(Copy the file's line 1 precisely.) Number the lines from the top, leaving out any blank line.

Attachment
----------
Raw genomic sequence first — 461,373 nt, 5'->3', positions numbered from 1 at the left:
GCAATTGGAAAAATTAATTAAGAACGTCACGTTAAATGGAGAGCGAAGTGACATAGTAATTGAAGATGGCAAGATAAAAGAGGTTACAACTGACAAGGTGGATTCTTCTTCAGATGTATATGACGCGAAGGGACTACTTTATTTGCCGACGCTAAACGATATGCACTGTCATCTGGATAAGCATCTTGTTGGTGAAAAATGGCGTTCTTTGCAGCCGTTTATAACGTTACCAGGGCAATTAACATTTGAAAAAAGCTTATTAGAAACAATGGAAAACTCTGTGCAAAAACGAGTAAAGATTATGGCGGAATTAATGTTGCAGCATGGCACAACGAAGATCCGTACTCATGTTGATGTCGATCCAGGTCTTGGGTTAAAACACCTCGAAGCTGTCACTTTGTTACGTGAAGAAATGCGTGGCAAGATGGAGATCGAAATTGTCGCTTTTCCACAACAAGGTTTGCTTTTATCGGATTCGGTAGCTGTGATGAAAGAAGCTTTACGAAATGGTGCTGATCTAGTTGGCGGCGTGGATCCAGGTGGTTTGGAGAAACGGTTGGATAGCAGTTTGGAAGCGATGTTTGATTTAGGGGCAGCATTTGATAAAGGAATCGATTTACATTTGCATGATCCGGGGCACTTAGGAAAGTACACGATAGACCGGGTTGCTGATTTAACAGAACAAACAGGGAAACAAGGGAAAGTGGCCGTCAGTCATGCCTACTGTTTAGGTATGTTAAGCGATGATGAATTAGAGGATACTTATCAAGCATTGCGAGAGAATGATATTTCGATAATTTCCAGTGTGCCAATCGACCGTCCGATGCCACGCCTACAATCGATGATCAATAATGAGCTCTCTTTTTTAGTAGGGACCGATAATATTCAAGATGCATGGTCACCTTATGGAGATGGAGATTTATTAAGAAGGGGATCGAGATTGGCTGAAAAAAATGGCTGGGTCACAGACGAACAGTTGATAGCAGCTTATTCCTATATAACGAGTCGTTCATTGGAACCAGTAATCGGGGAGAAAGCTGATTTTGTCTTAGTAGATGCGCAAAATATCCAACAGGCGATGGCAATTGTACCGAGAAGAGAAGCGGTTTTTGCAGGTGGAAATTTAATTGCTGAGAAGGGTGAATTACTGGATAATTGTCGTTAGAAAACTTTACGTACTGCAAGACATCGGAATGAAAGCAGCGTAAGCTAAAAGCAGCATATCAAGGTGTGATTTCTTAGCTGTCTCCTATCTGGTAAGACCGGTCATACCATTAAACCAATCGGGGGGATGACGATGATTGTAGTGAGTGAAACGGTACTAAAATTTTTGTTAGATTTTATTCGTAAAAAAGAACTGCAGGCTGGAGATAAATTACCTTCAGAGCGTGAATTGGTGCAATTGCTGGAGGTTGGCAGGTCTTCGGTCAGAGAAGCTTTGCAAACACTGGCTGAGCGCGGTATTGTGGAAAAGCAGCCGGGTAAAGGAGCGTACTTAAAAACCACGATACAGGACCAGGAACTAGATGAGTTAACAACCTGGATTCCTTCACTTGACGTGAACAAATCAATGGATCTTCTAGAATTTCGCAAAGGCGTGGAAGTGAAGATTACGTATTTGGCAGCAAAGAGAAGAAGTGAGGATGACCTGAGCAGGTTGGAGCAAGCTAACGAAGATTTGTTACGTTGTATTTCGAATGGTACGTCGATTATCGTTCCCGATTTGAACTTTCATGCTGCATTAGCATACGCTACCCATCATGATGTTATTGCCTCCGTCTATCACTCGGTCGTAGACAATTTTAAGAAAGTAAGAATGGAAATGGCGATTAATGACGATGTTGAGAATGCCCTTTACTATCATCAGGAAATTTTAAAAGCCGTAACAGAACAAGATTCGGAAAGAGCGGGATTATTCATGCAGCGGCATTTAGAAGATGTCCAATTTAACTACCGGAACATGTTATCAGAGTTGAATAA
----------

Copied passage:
Raw genomic sequence first — 461,373 nt, 5'->3', positions numbered from 1 at the left: